By Lindsay Steele
The Catholic Messenger
Women have made tremendous progress in their quest for American society to view them as equals to men. However, the feminist movement took a negative turn in the mid-1900s, Leah Jacobson, author of “Wholistic Feminism,” believes.
Repressive laws and social norms no longer stood in the way of women reaching their potential, but fertility became the enemy. The value of women became intertwined with maximum productivity in the workplace, and children were seen as barriers to that.
With the availability of birth control and the legalization of abortion, workplaces and society in general expected women to suppress their fertility if they wanted to get ahead. “This changed how women viewed themselves for generations,” Jacobson told a group of men and women assembled at MERGE in the Iowa City ped-mall.
Jacobson hopes to counter this expectation, especially in light of growing levels of depression in women in recent years. “You and your body were never the problem,” she said, advocating for an integrative approach that accommodates and honors a woman’s vocation to family life.
The Minnesota-based lactation consultant and mother of seven living children founded the Guiding Star Project in 2011, a nationwide family of care centers that empower women to understand, embrace and love their natural bodies. She published “Wholistic Feminism” in June 2021 to address what she calls an “identity crisis” caused by the women’s movement.
Jacobson was the keynote speaker of the 2022 Culture of Life Dinner at St. Mary Parish in Solon Oct. 15 and discussed the themes of her book at MERGE Oct. 16. St. Mary-Solon Culture of Life team sponsored both events.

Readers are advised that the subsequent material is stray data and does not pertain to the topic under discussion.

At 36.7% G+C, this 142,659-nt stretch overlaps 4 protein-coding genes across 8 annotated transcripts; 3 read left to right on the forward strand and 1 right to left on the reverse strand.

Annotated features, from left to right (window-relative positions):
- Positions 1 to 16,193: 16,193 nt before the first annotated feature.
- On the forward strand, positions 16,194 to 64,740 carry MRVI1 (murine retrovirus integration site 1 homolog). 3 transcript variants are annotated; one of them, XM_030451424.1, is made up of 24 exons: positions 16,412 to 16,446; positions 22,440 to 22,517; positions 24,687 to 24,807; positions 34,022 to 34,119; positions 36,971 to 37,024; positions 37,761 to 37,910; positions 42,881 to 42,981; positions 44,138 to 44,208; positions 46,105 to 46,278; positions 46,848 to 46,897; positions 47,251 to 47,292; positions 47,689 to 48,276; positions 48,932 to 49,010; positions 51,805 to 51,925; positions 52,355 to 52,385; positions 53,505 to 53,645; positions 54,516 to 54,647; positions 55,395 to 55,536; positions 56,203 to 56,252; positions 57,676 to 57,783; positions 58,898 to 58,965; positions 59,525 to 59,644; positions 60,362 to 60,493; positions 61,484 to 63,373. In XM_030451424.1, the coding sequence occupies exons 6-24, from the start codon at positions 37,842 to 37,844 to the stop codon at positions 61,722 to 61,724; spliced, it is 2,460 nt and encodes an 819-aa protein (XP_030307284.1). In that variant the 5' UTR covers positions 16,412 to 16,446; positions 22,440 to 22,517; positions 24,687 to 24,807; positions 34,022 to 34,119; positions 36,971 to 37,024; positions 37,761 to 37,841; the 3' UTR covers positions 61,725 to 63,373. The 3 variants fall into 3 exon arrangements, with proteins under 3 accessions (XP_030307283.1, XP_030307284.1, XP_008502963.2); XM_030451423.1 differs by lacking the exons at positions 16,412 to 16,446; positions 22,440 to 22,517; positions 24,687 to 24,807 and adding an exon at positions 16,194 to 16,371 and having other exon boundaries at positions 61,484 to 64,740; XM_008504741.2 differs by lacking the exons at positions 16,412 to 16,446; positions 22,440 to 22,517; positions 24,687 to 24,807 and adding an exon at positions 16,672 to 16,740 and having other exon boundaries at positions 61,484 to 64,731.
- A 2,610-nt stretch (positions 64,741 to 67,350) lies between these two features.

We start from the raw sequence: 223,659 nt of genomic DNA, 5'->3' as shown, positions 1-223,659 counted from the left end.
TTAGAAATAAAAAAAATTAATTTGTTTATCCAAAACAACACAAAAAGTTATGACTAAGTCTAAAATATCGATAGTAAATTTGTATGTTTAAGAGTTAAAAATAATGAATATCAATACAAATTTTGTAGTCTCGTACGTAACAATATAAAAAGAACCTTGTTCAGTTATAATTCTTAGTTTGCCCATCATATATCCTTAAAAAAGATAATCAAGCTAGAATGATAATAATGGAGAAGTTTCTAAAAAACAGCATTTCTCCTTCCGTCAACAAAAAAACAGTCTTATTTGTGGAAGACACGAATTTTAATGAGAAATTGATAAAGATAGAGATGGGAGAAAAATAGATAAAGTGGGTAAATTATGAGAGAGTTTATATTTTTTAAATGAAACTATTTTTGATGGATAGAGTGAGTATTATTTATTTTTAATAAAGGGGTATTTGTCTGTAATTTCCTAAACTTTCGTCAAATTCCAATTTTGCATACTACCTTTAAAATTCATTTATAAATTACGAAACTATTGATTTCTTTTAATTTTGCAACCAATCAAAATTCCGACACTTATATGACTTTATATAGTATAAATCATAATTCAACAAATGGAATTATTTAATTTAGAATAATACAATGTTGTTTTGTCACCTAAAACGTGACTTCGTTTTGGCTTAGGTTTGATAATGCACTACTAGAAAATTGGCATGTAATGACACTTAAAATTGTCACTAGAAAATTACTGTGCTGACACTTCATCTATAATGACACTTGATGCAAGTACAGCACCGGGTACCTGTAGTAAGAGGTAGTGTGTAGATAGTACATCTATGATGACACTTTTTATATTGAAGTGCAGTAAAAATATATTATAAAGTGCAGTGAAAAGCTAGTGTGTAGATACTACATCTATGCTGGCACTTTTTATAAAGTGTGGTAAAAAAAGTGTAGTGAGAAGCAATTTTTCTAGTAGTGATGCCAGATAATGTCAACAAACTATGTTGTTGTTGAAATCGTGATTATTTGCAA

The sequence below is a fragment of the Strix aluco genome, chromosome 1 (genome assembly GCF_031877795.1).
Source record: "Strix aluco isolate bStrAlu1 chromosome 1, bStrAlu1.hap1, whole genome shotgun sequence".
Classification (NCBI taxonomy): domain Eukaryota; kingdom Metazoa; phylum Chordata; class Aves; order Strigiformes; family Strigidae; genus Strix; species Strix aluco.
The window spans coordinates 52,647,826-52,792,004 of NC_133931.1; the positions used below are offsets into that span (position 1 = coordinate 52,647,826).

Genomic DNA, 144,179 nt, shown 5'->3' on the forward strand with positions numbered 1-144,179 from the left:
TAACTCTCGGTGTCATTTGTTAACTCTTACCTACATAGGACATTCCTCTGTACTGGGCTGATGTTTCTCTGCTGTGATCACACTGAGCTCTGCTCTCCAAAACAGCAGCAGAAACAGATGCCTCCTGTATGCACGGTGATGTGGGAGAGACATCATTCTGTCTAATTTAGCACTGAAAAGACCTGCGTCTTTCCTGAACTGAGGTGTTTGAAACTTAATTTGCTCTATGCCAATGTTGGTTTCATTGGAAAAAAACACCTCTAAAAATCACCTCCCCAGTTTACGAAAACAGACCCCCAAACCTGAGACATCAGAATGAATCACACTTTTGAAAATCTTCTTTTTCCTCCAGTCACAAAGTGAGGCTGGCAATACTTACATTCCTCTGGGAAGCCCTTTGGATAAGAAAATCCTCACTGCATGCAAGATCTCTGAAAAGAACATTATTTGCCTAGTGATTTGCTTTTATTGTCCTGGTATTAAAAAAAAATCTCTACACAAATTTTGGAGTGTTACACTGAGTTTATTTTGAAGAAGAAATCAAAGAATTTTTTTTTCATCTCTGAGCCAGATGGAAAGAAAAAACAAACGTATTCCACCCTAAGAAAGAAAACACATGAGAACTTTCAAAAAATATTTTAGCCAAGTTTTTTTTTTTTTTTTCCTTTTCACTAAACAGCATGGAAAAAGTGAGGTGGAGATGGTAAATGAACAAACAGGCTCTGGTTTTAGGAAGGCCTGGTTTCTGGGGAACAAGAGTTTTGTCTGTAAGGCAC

In general, workplaces and government policies are not family-friendly and do not work to accommodate the needs of working mothers. “There was a point where we could have said, ‘We can make the workplace accommodate women,’ but we went right to the sexual revolution and that was seen as the solution,” she said.
Jacobson identified Patagonia clothing company as a positive example of a family-friendly workplace. She doesn’t agree with the company on all issues but appreciates its on-site childcare for employees, its maternity leave policy and its business trip incentive. Parents may stop by to see their children while at work; women receive 16 weeks of paid maternity leave while men get 12 weeks; and the company covers the cost of a caretaker to accompany parents on business trips. Patagonia has “incredible employee retention.” Some of the former daycare participants now work as employees.
Jacobson wonders whether fewer people would get an abortion if they felt more supported in the workplace. Since the overturn of Roe v. Wade this summer, more companies are offering to pay travel expenses for employees who have out-of-state abortions. “Why are corporations only funding that choice (abortion)? What do the women involved actually want?”
Natalee Hart, a Catholic University of Iowa student, participated in the event with a friend. Both saw the event as an opportunity to listen and learn from others. “I wanted to learn more about what feminism means and think about how feminism has been shaped throughout history. It’s very interesting,” Hart said.
JoEllen Ritchie, a member of St. Mary Parish-Solon’s Culture of Life Committee, read “Wholistic Feminism” prior to the presentation and appreciated the opportunity to listen to the author and share in discussion with adults of all ages.
Jacobson encouraged her audience to advocate for equality in a way that affirms and celebrates fertility. That begins with a willingness to talk with people they might not normally talk to and who they might not agree with on all issues. “That’s the only way this is going to change.”